The Daily Telegraph is again seeking to scare its NIMBY readers about the National Planning Policy Framework (NPPF):
Official inspectors, who have the power to approve local developments, were given the fresh guidance by the Planning Inspectorate last week.
It told them to start abiding by the new draft planning framework, which campaigners fear could lead to unchecked development in rural areas, because it represents the Government’s “direction of travel”.
Terrifying I know. Except that nearly all applications get nowhere near a planning inspector and, more to the point, that isn't what the inspectors have been told. Which is:
“The draft NPPF is likely to be referred to by the parties in current appeal and development plan casework.
“Whilst it is a consultation document and, therefore, subject to potential amendment, nevertheless it gives a clear indication of the Government’s 'direction of travel’ in planning policy.
“Therefore, the draft National Planning Policy Framework is capable of being a material consideration, although the weight to be given to it will be a matter for the decision maker’s planning judgment in each particular case.”
So inspectors haven't been told to apply the new NPPF but have been reminded that people in the planning appeals process will refer to it, that this is material and that the inspector should use his judgement. And this is important since there is loads of precedent for Bills before parliament being material considerations in planning. Furthermore it is very clear that the weight given to a particular material consideration is wholly a matter for the planner and always has been. And the law is pretty clear (this from the recent Cala Homes ruling in the High Court):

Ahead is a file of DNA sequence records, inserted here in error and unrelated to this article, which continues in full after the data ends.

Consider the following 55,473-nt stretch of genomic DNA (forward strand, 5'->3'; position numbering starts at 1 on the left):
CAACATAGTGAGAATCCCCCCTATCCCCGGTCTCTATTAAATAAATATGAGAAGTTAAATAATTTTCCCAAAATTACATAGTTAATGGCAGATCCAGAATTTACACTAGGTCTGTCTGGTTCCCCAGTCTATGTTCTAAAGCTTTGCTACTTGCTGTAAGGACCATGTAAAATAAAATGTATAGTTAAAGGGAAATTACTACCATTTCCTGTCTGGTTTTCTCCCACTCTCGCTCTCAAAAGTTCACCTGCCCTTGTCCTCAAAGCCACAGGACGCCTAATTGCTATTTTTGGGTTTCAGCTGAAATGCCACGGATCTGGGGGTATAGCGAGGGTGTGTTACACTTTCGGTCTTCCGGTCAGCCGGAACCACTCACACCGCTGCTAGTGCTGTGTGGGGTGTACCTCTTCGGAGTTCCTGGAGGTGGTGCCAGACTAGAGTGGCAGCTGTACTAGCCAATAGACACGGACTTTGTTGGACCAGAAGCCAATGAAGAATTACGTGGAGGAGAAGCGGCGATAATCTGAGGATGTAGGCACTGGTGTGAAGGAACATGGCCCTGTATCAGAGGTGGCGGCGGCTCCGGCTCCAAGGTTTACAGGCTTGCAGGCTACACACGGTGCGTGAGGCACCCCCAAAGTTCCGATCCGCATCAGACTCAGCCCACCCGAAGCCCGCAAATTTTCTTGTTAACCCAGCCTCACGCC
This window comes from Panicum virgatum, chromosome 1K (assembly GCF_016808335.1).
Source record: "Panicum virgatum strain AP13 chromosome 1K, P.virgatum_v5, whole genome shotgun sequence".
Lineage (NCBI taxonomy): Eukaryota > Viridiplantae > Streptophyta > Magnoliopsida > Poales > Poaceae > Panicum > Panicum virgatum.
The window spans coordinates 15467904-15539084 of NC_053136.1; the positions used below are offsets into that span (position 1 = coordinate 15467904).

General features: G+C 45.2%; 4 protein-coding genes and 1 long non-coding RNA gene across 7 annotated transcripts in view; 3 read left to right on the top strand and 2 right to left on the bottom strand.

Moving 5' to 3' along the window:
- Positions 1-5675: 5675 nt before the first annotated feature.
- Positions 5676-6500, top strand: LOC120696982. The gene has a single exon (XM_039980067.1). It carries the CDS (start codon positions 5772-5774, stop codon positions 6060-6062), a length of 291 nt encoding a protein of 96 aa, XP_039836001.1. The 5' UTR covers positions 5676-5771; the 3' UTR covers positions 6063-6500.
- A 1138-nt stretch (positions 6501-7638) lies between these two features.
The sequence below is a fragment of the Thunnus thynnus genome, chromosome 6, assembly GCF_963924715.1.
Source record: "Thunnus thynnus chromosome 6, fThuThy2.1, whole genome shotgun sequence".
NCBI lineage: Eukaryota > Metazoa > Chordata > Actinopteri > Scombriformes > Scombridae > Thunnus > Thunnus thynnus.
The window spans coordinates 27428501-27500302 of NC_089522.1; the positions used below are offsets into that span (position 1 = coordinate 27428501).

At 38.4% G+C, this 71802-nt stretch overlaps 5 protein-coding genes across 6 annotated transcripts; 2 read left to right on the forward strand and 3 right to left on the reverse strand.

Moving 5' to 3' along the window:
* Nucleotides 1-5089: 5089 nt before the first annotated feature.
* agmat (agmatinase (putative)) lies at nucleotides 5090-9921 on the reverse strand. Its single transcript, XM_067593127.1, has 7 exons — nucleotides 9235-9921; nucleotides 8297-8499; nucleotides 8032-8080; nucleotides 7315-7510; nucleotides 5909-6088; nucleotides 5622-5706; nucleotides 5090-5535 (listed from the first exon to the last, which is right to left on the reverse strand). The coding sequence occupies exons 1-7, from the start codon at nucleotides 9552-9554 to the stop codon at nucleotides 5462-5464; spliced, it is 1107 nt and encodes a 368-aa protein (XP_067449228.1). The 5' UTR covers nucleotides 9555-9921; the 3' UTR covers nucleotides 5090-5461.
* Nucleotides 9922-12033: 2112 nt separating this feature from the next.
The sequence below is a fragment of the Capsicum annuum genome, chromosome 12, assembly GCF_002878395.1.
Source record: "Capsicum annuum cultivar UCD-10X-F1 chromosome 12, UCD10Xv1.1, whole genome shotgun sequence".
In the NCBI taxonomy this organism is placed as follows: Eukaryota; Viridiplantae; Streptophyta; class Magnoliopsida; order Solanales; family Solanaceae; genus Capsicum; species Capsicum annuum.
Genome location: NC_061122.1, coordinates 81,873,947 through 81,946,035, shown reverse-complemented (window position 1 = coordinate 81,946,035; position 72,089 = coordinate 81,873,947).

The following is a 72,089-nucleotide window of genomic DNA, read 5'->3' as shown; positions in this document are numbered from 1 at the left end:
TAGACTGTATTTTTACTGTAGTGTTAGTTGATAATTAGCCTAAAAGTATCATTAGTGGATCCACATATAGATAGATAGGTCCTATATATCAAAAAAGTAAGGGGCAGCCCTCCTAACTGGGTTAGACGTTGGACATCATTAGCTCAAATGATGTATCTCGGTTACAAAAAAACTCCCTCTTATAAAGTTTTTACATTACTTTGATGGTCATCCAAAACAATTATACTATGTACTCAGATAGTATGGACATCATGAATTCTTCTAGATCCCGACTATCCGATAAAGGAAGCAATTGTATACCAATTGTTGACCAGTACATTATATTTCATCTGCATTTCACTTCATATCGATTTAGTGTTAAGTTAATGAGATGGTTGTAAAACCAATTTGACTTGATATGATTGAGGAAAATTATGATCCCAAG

Secondly, the provisions of a draft development plan document progressing through its statutory process towards adoption, even while objections to them remain unresolved, can be material considerations in a planning decision. There is abundant authority to this effect (see paragraph P70.09 of the Encyclopedia of Planning Law and Practice). Thirdly, emerging national policy, for example in the form of a draft circular or Planning Policy Statement, can also be a material consideration
So all that the Planning Inspectorate has done is to remind inspectors of what the law says. That the NPPF is a material consideration is a matter of fact - how much weight is given to it is a matter of the inspector's judgement. The main considerations for inspectors - the rules if you like - remain the current legislation and, where they are in place, the strategic plans of the local planning authority.